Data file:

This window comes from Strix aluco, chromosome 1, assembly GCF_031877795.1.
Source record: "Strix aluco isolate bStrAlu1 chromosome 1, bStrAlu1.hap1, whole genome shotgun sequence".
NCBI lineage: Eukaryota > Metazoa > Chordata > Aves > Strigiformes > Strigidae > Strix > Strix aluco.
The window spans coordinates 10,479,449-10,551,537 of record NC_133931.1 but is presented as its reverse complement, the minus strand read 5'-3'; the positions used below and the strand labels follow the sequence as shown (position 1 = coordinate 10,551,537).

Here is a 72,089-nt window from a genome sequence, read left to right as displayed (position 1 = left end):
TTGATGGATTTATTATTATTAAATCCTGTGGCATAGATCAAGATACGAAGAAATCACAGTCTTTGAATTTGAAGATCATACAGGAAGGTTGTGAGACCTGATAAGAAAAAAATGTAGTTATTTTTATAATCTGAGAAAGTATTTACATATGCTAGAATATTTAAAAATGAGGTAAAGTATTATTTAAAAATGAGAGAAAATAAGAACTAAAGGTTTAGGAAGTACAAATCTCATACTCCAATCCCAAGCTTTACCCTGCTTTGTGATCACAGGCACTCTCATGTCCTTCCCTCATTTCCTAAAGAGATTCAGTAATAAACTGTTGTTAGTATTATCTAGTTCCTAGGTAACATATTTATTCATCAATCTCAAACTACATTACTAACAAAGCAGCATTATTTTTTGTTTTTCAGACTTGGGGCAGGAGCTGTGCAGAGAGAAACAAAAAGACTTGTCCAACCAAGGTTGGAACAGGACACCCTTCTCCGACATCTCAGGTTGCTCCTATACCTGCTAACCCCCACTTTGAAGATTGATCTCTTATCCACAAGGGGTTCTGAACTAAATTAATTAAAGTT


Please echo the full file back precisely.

This window comes from Strix aluco, chromosome 1, assembly GCF_031877795.1.
Source record: "Strix aluco isolate bStrAlu1 chromosome 1, bStrAlu1.hap1, whole genome shotgun sequence".
NCBI lineage: Eukaryota > Metazoa > Chordata > Aves > Strigiformes > Strigidae > Strix > Strix aluco.
The window spans coordinates 10,479,449-10,551,537 of record NC_133931.1 but is presented as its reverse complement, the minus strand read 5'-3'; the positions used below and the strand labels follow the sequence as shown (position 1 = coordinate 10,551,537).

Here is a 72,089-nt window from a genome sequence, read left to right as displayed (position 1 = left end):
TTGATGGATTTATTATTATTAAATCCTGTGGCATAGATCAAGATACGAAGAAATCACAGTCTTTGAATTTGAAGATCATACAGGAAGGTTGTGAGACCTGATAAGAAAAAAATGTAGTTATTTTTATAATCTGAGAAAGTATTTACATATGCTAGAATATTTAAAAATGAGGTAAAGTATTATTTAAAAATGAGAGAAAATAAGAACTAAAGGTTTAGGAAGTACAAATCTCATACTCCAATCCCAAGCTTTACCCTGCTTTGTGATCACAGGCACTCTCATGTCCTTCCCTCATTTCCTAAAGAGATTCAGTAATAAACTGTTGTTAGTATTATCTAGTTCCTAGGTAACATATTTATTCATCAATCTCAAACTACATTACTAACAAAGCAGCATTATTTTTTGTTTTTCAGACTTGGGGCAGGAGCTGTGCAGAGAGAAACAAAAAGACTTGTCCAACCAAGGTTGGAACAGGACACCCTTCTCCGACATCTCAGGTTGCTCCTATACCTGCTAACCCCCACTTTGAAGATTGATCTCTTATCCACAAGGGGTTCTGAACTAAATTAATTAAAGTT